Lessons from history highlight need for climate justice for the Atacama Salt Flat

Now that the race is on for lithium extraction in Chile, history warns us to reflect on the experience of nitrate and copper mining. How can we ensure the environment is protected and local communities benefit equally from the energy transition?

Mauricio Figueroa's picture
Insight by 
Mauricio Figueroa
Member of the Center for Law, Regulation and Sustainable Economics, Faculty of Law, University of Valparaíso
28 May 2024
A mine in Chuquicamata, Chile

Chuquicamata, Chile (Photo: Bruna Fiscuk, via Unsplash)

Global discussions on climate justice refer to the distribution of costs, risks and benefits of the energy transition. There is an expectation that those who benefited most from the fossil economy will bear the costs and contribute resources and technology, while those groups most vulnerable to climate change will receive support.

Collaborative research in the Atacama Salt Flat highlighted the importance of history in shaping perceptions about lithium among environmental advocates, indigenous communities and government authorities. History reminds people of what nitrates could have offered the Antofagasta region and of the promise of copper, which has brought pollution and poverty to the region. 

Now these images from history shape conversations about relations between communities and companies amid hopes for a better life from lithium.

Nitrates, a missed opportunity for northern Chile

At the beginning of the 20th century, Chile anticipated a promising economic future from nitrate extraction for fertiliser to use in agriculture. However, the arrival of synthetic nitrates during World War I caused a steep drop in tax revenues, a fall in living standards and the abandonment of mining settlements. This led to the relocation of the workforce to peripheral areas of cities, where they lived in overcrowded and unsanitary conditions.

Talking to people in the north of Chile, this is not just a distant historical fact. It is part of their culture, their life stories and of how they look towards the future. 

The indigenous Lickanantay people saw once prosperous towns transform into deserts, exhausted by extraction, becoming tales of failed development and neglect.

It is not surprising, then, that the questions that resonate today in the city of San Pedro de Atacama are: why should we help solve the climate change problem that we are not responsible for? What does the lithium boom mean for our community? And what will happen when lithium loses its value?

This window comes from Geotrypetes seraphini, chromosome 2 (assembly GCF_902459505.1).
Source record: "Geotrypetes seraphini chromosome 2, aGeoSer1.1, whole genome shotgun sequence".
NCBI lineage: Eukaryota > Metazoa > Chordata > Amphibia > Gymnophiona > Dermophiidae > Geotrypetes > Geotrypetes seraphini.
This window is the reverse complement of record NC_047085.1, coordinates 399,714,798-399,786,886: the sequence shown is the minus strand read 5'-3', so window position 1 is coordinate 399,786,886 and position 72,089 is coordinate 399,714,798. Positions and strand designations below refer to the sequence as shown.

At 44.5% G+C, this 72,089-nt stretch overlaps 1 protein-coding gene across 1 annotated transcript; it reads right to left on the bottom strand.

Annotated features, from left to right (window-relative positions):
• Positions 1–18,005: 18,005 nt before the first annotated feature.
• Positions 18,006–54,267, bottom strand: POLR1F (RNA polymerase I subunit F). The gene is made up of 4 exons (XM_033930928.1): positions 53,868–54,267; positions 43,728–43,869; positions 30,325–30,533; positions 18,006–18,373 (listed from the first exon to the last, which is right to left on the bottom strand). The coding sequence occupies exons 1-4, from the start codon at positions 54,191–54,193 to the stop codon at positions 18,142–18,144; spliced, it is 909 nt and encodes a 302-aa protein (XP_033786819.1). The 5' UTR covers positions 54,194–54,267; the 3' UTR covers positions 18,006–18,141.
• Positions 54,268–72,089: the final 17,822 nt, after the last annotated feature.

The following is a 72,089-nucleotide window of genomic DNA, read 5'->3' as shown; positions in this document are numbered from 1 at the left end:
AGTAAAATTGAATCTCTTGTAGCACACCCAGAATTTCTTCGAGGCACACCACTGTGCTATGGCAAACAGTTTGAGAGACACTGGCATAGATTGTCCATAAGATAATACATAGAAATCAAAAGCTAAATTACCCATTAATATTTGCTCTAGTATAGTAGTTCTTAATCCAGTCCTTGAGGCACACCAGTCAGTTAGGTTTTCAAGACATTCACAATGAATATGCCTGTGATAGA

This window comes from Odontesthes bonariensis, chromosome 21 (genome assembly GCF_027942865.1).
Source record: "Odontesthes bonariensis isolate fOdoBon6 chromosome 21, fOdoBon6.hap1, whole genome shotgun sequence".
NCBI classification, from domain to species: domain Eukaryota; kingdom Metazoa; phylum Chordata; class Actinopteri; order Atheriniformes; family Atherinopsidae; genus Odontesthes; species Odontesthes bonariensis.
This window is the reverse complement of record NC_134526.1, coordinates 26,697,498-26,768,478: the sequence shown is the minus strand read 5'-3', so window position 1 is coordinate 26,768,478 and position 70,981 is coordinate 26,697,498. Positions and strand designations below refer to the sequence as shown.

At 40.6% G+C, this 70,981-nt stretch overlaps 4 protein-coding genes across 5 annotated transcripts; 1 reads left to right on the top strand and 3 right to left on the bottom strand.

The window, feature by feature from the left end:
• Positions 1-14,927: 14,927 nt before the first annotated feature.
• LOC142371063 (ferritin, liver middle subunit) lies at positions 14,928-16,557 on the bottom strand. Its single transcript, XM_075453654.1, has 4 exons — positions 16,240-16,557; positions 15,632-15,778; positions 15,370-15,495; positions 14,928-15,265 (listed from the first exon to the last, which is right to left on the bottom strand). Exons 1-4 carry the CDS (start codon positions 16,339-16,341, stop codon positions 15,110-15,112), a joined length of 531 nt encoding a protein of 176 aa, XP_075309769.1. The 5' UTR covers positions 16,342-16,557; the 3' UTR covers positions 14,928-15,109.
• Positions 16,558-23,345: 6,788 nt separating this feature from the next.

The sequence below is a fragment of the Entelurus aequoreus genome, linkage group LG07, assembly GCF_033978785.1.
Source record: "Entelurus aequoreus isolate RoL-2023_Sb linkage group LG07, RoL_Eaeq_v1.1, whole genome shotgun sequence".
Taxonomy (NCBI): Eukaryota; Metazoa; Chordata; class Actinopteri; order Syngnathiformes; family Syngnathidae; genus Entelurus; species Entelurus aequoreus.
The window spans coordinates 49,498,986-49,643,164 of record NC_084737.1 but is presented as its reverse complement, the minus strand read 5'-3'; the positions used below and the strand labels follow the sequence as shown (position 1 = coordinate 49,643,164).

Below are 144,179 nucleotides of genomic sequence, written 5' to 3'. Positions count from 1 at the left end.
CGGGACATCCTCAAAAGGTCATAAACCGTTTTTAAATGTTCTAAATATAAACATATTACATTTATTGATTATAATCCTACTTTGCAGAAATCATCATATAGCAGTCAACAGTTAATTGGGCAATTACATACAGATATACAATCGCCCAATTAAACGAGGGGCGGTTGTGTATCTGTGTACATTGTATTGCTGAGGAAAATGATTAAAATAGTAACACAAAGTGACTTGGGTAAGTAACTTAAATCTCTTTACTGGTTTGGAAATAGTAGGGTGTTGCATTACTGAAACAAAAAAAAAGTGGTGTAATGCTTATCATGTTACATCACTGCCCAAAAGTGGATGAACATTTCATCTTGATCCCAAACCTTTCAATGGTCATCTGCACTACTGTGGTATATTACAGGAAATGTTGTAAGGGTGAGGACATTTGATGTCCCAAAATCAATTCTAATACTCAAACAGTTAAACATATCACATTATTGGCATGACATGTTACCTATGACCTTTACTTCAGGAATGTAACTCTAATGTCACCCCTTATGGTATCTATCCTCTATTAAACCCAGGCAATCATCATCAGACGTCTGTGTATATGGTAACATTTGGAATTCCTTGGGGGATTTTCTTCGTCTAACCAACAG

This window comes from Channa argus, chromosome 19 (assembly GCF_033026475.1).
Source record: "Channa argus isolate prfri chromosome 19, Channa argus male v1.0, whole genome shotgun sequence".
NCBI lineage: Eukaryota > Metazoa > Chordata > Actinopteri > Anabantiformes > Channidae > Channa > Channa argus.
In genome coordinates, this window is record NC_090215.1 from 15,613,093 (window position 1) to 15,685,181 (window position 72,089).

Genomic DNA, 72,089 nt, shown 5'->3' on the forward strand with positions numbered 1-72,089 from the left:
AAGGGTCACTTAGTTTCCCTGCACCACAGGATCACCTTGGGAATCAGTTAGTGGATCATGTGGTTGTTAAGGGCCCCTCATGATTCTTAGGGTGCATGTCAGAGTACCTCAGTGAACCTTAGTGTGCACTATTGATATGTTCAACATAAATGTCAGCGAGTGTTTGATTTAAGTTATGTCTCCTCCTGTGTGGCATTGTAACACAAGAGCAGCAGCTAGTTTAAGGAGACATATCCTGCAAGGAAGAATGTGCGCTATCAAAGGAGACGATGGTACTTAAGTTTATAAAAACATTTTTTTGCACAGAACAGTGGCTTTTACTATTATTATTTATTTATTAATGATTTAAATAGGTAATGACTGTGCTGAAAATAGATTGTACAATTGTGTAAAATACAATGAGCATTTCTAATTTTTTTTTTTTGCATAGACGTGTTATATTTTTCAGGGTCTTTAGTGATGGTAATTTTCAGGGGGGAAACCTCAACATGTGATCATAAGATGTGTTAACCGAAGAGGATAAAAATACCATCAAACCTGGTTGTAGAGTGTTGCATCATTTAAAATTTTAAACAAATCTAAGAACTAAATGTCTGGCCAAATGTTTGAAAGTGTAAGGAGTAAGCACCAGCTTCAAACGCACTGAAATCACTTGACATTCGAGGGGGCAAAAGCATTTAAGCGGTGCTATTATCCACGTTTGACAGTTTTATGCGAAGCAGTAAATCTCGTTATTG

Copper, pollution, and poverty for Antofagasta

Located in the north of the country, the Antofagasta region is known as ‘Chile's salary’. Its copper resources have financed modern Chile. For the mining city of Calama, however, copper represents a very different story hidden from the world's eyes. Today, the region faces a major water and environmental crisis due to both climate change and the environmental impact of longstanding mining operations.

Mining firms have been accused of releasing discharge into the Loa River (in Spanish); contaminated waters have destroyed ecosystems affecting subsistence agriculture and the Quillagua Oasis. The inhabitants of one of the driest towns in the world were displaced to Calama, settling on the outskirts of the city, where they swell the ranks of the poor and unemployed (poverty and unemployment indicators are above the national average in Calama).

Communities who live on the Atacama Salt Flat basin are well aware of these experiences and fear a similar fate from lithium mining – an uninhabitable territory and potential displacement – as well as the possibility that the longed for and promised economic boom will deepen inequality still further.

Lithium, a hope for the Lickanantay people?

Images of the past – of the experiences with nitrates and copper – warn the Lickanantay people of the threats facing the community and its ecosystems. They question how they can be responsible for the climate crisis they have contributed little to causing, while their livelihoods depend on traditional agriculture.

However, they also have a vision. Faced with the inevitability of their territory being exploited, they place their hope in the funds directed towards environmental monitoring and compliance and economic opportunities for self-development, infrastructure and education so that daughters and sons can return to the towns located along the Atacama Salt Flat: Peine, Toconao, Cámar.

But Lickanantay people also fear that their lithium will fuel an unequal development model, in which the benefits of exports only flow to the capital, Santiago, while the harmful impacts never leave the territory. Development for Chile and the world; poverty and uncertainty for the inhabitants of this territory.

Earlier experiences provide important lessons to avoid lithium extraction repeating the stories of nitrates and copper. Institutions and governance arrangements need to be put in place to ensure that mining is sustainable and the Lickanantay people benefit from lithium extraction. 

There is a lot this community can teach the national government and companies about how this might be achieved, learning from the mistakes of the past that are still so present in people's lives.

This insight is part of a series on critical minerals, developed through a collaboration between IIED and the University of Valparaíso (Fondecyt 11220095 project).

About the author

Mauricio Figueroa is a teaching fellow, economic law department, and member of the Center for Law, Regulation and Sustainable Economics, Faculty of Law, University of Valparaíso

Mauricio Figueroa's picture